We All Smile In The Same Language

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I saw a slogan painted on an elementary school that read, “We all smile in the same language.” The statement was accompanied with a mural of children from all different ethnic backgrounds smiling and holding hands. I like the sentiment because it is profound in its simplicity; reminding us of the universal aspect of humanity.

 

I’m happy to see that children at that school are being taught that we are all interrelated as human beings. As a human being, irrespective of our cultural, religious, geographic, or linguistic background, we are more the same than we are different. Understanding that we share qualities on a very fundamental level develops respect for diversity and equality, and allows world peace to grow.

 

No matter where on the planet you come from we share the same basic emotions of happiness, sadness, love, anger, and pain. We share the potential to sing, dance, play music, and create art. We share the need to eat food, drink water, and sleep in order to survive. We share social connections with families and relationships that require us to communicate and cooperate and make sacrifices. We share the instinct to be in nature smelling the flowers, listening to the birds, and looking up at the same sky to see the same stars, the same moon, and the same sun.

 

I’m not saying that it’s not important to preserve the unique diversity of various cultures, languages, and religions. We just need to be careful not to forget the universal things that unite us as human beings. When we forget how similar we all are as human beings we run the risk of developing fear and a dislike for that which we perceive as different from us.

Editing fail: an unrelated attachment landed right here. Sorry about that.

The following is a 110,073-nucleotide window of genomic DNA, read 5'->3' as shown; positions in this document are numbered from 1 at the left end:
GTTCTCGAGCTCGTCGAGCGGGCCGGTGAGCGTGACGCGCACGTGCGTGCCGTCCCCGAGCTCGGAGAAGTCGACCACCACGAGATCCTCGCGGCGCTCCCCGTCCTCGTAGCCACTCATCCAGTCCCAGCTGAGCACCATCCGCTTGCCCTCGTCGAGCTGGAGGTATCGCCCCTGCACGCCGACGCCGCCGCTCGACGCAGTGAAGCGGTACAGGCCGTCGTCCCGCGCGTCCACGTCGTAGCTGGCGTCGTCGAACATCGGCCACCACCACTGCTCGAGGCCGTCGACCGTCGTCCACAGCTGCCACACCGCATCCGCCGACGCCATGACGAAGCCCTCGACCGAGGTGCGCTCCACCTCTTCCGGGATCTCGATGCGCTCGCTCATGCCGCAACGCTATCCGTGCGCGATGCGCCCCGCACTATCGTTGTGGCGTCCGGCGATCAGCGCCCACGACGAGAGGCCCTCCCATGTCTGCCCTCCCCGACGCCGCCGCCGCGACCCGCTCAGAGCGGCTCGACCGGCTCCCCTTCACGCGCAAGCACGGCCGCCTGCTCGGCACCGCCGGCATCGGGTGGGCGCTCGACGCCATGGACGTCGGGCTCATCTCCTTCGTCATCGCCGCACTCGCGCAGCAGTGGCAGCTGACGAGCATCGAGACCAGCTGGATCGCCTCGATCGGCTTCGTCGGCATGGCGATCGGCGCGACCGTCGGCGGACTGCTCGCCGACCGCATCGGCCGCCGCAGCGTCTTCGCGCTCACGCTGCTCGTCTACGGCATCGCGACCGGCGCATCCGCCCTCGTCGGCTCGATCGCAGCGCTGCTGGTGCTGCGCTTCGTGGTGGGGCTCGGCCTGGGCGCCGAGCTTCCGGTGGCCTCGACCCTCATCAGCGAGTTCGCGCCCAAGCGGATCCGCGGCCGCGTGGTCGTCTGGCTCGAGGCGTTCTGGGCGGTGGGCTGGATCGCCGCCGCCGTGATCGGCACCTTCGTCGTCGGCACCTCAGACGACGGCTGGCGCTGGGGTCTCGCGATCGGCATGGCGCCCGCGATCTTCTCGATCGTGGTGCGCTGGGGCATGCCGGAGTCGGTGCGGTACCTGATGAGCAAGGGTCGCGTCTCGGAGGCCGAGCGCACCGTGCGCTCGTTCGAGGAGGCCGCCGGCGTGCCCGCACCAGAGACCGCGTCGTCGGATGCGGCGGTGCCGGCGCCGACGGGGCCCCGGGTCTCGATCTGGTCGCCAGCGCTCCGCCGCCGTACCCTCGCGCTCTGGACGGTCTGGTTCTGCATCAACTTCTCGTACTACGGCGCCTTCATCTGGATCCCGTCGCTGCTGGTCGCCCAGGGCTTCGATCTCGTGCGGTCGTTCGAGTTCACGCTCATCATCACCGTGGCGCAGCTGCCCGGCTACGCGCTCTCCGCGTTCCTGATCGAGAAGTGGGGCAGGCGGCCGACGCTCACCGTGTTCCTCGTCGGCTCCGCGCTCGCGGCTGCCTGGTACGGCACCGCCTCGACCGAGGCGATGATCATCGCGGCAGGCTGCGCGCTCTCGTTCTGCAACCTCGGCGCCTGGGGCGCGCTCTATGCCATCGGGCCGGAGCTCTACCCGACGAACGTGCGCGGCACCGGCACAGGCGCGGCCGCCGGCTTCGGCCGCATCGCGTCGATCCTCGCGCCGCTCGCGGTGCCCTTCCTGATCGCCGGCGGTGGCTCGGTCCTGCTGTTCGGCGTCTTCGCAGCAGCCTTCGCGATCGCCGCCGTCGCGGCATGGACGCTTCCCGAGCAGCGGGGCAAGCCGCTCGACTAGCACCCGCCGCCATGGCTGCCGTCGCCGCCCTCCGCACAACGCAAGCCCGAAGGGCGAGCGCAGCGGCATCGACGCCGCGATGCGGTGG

Nobody asks for their teen to be the one who is strung out on drugs in the alley, or to have their brother be the guy with mental illness that makes people cross the sidewalk to avoid him, or to have their dad be the one killed in a military operation that had an unclear justification. When things like this happen that are difficult to comprehend or relate to, it can be hard for some people to find the compassion or forgiveness needed to understand and accept. Instead they avoid, reject, or retaliate.

 

I worry sometimes when I see that we don’t even show compassion and unconditional love to those who we are similar to us. I worry when a parent disowns, harms, or fails to care for his or her own child. I worry when couples can’t speak to each other without being cutting and spiteful. I worry when siblings hurt rather than defend each other. I worry when I see so much anger, hate and violence in the world that just breeds more of the same.

 

If we can’t even unconditionally love and forgive our loved ones, how will we ever be able to unconditionally love and forgive our global family of fellow human beings?

 

The Dalai Lama once said, “I sometimes find it helpful to imagine myself standing as a single individual on one side, facing a huge gathering of all other human beings on the other side. Then I ask myself, ‘Whose interests are more important?’ To me it is quite clear that however important I may feel I am, I am just one individual while others are infinite in number and importance.

 

His Holiness reminds us that ultimately what is in the best interest of all is also what is in our own best interest in the long run. This particularly true for those individuals who are vulnerable and cannot fend for themselves. When a child, an elder, or a person with a disability is suffering there is no personal need that should be more important than bringing an end to that suffering.

 

Maybe world peace is a lofty aspiration but I think sharing a smile with someone who you don’t know is a good place to start. Or just love your loved ones, unconditionally. Imagine what the world would be like if we all shared smiles and love generously.

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